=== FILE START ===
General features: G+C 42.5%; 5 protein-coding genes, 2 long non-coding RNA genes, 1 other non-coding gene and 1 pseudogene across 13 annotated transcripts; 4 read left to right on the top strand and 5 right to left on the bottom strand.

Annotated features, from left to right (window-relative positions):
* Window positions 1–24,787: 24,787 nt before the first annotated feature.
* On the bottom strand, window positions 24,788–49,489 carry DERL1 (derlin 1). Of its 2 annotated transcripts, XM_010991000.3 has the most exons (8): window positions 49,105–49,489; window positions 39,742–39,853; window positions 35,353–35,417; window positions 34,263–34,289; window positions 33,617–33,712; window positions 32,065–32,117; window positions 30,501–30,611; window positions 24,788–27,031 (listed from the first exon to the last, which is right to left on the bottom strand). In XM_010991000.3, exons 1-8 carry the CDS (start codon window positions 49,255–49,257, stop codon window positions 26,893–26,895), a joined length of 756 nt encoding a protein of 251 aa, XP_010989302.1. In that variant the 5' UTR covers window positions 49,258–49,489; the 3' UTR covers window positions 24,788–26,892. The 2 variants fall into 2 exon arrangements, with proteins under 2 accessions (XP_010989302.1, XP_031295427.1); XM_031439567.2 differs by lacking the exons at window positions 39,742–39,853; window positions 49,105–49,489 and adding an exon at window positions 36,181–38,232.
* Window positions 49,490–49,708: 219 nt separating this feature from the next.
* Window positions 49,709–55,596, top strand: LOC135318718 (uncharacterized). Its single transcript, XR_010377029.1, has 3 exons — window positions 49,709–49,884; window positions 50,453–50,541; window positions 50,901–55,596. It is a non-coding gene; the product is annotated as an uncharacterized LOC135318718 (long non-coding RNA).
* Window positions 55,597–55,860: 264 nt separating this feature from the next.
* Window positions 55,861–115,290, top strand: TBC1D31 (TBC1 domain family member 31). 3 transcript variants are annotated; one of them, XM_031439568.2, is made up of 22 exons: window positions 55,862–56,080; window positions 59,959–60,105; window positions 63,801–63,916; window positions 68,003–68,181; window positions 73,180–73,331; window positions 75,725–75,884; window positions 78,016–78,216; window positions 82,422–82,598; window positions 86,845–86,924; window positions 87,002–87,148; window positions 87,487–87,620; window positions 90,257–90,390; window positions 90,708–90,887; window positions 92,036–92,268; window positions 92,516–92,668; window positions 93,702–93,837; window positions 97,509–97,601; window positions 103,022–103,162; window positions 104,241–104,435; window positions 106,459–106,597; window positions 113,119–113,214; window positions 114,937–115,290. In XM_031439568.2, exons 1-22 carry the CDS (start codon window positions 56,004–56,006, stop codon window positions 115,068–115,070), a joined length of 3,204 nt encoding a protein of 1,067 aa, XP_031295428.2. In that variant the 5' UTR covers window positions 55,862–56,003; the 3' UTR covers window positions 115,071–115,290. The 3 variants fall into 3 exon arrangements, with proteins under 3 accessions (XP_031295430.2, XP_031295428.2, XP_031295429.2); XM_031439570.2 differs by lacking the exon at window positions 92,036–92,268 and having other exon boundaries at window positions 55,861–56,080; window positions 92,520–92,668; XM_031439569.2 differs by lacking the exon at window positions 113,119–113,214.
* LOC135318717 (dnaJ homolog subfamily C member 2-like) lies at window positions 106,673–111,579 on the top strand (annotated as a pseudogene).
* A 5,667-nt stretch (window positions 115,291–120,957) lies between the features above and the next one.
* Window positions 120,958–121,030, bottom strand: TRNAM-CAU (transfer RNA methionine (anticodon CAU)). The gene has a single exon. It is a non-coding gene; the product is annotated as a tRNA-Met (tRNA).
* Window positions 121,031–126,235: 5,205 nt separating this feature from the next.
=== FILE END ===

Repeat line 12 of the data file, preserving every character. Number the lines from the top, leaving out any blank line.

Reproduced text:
* Window positions 121,031–126,235: 5,205 nt separating this feature from the next.